2- I could almost copy the same thing I had on the quarterbacks before the Thanksgiving game in Dallas.  Tony Romo did have a big statistical game that day almost all in the second half after the Cowboys fell way behind.  The knock on Romo has been that he can't win these types of games and now to do it on the road gives me confidence he won't be able again.  Before the season I thought Dallas could be a disaster waiting to happen and that Romo could be the fall guy by seasons end.  I will admit that Romo has played very well but let’s see what he does Sunday night.

On the other hand we as Skins fans have full confidence that Robert Griffin III will show up and do what he has done all season.  Yes, the knee will have an effect but all Griffin does is move the ball, don't turn it over and put up 100+ passer rating performances.  And oh yeah, be a true leader as a rookie.  A captain.  That is what he does.

3- Everyone's main concern this week is dealing with Dez Bryant.  And by having to deal with Dez Bryant does that open it up for Jason Witten and Miles Austin.  Bryant last week was as good as anyone other than Calvin Johnson and clearly the weakness of the Redskins is in their secondary.  But will Dez Bryant show up?  Does Dallas add 2 or 3 more chaperones this week to make sure?  I still think that the Cowboys need to watch over a 24 year old is a joke by the way.  Though every time Dez Bryant looks to be on the right path, he does something stupid.  As for on the field, I do think he will be tough to handle.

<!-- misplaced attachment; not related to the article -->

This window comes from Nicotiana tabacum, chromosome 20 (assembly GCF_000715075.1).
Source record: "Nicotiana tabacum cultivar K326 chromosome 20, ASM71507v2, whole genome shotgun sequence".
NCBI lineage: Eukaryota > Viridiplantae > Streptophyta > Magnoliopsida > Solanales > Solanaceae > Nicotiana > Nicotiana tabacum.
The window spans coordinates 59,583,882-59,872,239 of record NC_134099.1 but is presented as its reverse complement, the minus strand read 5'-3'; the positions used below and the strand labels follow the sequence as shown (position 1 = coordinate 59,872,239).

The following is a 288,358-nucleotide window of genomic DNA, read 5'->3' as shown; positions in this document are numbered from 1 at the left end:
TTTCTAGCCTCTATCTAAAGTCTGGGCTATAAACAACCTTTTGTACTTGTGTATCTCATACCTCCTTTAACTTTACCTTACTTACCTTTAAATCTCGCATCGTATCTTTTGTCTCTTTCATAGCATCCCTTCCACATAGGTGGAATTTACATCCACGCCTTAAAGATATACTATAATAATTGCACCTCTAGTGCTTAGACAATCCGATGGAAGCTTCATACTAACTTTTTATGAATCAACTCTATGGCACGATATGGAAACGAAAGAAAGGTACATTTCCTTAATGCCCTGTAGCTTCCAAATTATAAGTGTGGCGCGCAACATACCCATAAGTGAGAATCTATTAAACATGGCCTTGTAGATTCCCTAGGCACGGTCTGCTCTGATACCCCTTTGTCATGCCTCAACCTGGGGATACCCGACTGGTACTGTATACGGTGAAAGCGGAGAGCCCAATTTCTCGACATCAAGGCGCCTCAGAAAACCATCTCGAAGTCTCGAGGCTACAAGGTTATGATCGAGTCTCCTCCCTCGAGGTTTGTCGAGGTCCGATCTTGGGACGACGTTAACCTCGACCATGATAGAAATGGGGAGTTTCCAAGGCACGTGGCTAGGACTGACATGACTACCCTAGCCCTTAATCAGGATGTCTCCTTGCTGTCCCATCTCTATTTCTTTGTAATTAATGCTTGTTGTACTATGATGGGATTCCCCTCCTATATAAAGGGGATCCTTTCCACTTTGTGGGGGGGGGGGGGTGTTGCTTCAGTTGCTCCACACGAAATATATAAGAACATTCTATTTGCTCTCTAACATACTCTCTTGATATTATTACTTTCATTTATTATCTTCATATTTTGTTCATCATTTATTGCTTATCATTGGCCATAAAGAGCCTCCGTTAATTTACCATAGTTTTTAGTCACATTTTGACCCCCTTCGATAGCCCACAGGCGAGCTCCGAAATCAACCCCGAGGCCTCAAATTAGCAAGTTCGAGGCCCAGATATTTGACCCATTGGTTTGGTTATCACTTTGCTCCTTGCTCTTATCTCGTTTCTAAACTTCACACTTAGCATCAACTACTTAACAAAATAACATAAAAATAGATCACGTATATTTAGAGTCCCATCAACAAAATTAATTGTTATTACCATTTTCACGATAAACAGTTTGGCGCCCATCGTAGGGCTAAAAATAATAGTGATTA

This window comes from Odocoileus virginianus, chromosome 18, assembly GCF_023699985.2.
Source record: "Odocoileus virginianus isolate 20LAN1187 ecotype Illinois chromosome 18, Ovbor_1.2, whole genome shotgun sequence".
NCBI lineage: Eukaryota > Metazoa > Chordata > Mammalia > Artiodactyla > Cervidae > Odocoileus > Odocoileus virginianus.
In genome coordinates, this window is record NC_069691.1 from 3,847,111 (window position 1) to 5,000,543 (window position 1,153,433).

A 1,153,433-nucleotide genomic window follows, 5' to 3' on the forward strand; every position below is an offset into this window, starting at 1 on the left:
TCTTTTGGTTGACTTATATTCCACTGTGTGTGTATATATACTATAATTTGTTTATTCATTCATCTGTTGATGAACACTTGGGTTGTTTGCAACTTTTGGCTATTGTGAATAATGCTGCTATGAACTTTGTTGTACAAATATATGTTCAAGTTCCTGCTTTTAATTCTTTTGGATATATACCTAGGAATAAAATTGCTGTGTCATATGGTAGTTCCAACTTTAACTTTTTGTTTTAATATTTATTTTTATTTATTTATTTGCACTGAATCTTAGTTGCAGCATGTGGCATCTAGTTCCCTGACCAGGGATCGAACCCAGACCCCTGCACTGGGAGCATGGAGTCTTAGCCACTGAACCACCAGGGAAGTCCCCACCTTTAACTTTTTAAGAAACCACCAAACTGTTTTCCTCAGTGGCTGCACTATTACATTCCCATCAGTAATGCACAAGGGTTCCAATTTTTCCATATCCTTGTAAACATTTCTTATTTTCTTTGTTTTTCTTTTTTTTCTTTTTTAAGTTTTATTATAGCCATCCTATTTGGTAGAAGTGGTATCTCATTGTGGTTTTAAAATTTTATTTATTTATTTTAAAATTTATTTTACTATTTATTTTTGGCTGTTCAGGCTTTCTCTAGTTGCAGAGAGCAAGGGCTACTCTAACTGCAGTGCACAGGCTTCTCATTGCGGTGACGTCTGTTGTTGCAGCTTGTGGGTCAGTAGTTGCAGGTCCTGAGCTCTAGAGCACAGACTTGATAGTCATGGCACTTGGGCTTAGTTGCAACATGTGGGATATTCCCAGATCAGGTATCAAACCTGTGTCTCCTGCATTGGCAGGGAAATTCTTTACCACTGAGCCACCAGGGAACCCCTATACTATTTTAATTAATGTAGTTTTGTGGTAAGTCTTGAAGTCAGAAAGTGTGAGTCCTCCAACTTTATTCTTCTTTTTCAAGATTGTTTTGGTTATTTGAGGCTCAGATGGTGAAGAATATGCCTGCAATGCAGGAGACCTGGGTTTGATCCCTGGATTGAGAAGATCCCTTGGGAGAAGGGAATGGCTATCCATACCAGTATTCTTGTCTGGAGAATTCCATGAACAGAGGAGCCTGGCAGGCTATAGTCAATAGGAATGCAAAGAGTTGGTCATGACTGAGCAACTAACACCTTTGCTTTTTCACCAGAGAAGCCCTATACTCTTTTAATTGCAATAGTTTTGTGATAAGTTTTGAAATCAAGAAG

The return of Demarco Murray also will be a factor in the Washington defense being able to slow down the Dallas offense and force turnovers.  Washington's bend but don't break approach has worked in recent weeks but it has worked because of causing timely turnovers.  Ryan Kerrigan has to do what he did last week.  Rob Jackson has to get back to level of play versus the Ravens as well to help the struggling secondary face the likes of Bryant, Austin and Witten.

4- The first game showed a head to head coaching advantage for the Redskins.  This must happen again.  Mike Shanahan has obviously been in more big games than Jason Garrett and Shanny needs to win the coaching battle.

Can Shanahan win the coaching battle Sunday night?

Can Shanahan win the coaching battle Sunday night?